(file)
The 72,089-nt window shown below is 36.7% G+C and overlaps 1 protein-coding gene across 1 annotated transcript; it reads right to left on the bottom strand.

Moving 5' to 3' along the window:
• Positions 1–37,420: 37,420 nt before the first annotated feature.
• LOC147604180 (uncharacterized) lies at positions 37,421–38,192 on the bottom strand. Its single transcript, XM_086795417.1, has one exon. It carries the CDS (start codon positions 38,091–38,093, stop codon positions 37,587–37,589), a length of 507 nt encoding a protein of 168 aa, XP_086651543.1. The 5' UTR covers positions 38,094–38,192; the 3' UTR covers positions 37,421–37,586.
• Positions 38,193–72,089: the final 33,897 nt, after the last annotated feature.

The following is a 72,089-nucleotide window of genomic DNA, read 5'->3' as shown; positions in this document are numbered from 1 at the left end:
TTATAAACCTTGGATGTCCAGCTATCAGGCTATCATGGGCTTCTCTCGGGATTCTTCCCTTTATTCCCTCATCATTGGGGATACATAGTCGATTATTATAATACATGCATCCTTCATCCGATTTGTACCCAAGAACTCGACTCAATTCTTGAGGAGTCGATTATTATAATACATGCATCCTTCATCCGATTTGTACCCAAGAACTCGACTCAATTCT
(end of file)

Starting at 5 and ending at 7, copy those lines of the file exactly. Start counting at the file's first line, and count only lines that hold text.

• Positions 38,193–72,089: the final 33,897 nt, after the last annotated feature.

The following is a 72,089-nucleotide window of genomic DNA, read 5'->3' as shown; positions in this document are numbered from 1 at the left end:
TTATAAACCTTGGATGTCCAGCTATCAGGCTATCATGGGCTTCTCTCGGGATTCTTCCCTTTATTCCCTCATCATTGGGGATACATAGTCGATTATTATAATACATGCATCCTTCATCCGATTTGTACCCAAGAACTCGACTCAATTCTTGAGGAGTCGATTATTATAATACATGCATCCTTCATCCGATTTGTACCCAAGAACTCGACTCAATTCT